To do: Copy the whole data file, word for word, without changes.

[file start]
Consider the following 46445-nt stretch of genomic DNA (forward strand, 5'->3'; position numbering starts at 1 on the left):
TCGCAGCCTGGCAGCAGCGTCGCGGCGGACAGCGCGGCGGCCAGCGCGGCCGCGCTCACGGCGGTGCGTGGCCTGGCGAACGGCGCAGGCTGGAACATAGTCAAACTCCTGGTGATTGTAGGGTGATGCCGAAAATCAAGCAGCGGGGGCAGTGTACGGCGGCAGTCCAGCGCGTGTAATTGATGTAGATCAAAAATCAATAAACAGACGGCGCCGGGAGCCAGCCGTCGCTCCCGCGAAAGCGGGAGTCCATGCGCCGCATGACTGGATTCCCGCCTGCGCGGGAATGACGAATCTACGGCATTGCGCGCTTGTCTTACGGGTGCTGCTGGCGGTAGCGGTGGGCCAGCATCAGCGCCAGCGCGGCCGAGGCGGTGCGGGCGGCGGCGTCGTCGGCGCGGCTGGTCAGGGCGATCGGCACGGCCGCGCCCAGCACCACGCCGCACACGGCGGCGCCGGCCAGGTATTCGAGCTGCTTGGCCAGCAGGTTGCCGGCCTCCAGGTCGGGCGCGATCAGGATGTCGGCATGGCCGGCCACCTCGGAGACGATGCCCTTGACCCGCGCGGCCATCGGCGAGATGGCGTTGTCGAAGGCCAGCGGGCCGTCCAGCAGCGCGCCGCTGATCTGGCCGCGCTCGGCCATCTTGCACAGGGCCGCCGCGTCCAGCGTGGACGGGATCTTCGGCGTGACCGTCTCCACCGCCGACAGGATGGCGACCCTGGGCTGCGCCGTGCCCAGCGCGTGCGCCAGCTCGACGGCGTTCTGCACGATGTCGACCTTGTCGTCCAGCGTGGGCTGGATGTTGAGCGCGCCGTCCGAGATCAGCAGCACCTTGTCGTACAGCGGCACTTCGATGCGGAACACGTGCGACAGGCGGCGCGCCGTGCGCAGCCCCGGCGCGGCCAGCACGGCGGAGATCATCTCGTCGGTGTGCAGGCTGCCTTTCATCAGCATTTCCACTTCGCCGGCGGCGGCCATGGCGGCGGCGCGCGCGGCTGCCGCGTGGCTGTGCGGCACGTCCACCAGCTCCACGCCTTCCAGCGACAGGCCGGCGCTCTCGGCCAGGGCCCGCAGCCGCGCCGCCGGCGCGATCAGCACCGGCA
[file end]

Consider the following 46445-nt stretch of genomic DNA (forward strand, 5'->3'; position numbering starts at 1 on the left):
TCGCAGCCTGGCAGCAGCGTCGCGGCGGACAGCGCGGCGGCCAGCGCGGCCGCGCTCACGGCGGTGCGTGGCCTGGCGAACGGCGCAGGCTGGAACATAGTCAAACTCCTGGTGATTGTAGGGTGATGCCGAAAATCAAGCAGCGGGGGCAGTGTACGGCGGCAGTCCAGCGCGTGTAATTGATGTAGATCAAAAATCAATAAACAGACGGCGCCGGGAGCCAGCCGTCGCTCCCGCGAAAGCGGGAGTCCATGCGCCGCATGACTGGATTCCCGCCTGCGCGGGAATGACGAATCTACGGCATTGCGCGCTTGTCTTACGGGTGCTGCTGGCGGTAGCGGTGGGCCAGCATCAGCGCCAGCGCGGCCGAGGCGGTGCGGGCGGCGGCGTCGTCGGCGCGGCTGGTCAGGGCGATCGGCACGGCCGCGCCCAGCACCACGCCGCACACGGCGGCGCCGGCCAGGTATTCGAGCTGCTTGGCCAGCAGGTTGCCGGCCTCCAGGTCGGGCGCGATCAGGATGTCGGCATGGCCGGCCACCTCGGAGACGATGCCCTTGACCCGCGCGGCCATCGGCGAGATGGCGTTGTCGAAGGCCAGCGGGCCGTCCAGCAGCGCGCCGCTGATCTGGCCGCGCTCGGCCATCTTGCACAGGGCCGCCGCGTCCAGCGTGGACGGGATCTTCGGCGTGACCGTCTCCACCGCCGACAGGATGGCGACCCTGGGCTGCGCCGTGCCCAGCGCGTGCGCCAGCTCGACGGCGTTCTGCACGATGTCGACCTTGTCGTCCAGCGTGGGCTGGATGTTGAGCGCGCCGTCCGAGATCAGCAGCACCTTGTCGTACAGCGGCACTTCGATGCGGAACACGTGCGACAGGCGGCGCGCCGTGCGCAGCCCCGGCGCGGCCAGCACGGCGGAGATCATCTCGTCGGTGTGCAGGCTGCCTTTCATCAGCATTTCCACTTCGCCGGCGGCGGCCATGGCGGCGGCGCGCGCGGCTGCCGCGTGGCTGTGCGGCACGTCCACCAGCTCCACGCCTTCCAGCGACAGGCCGGCGCTCTCGGCCAGGGCCCGCAGCCGCGCCGCCGGCGCGATCAGCACCGGCA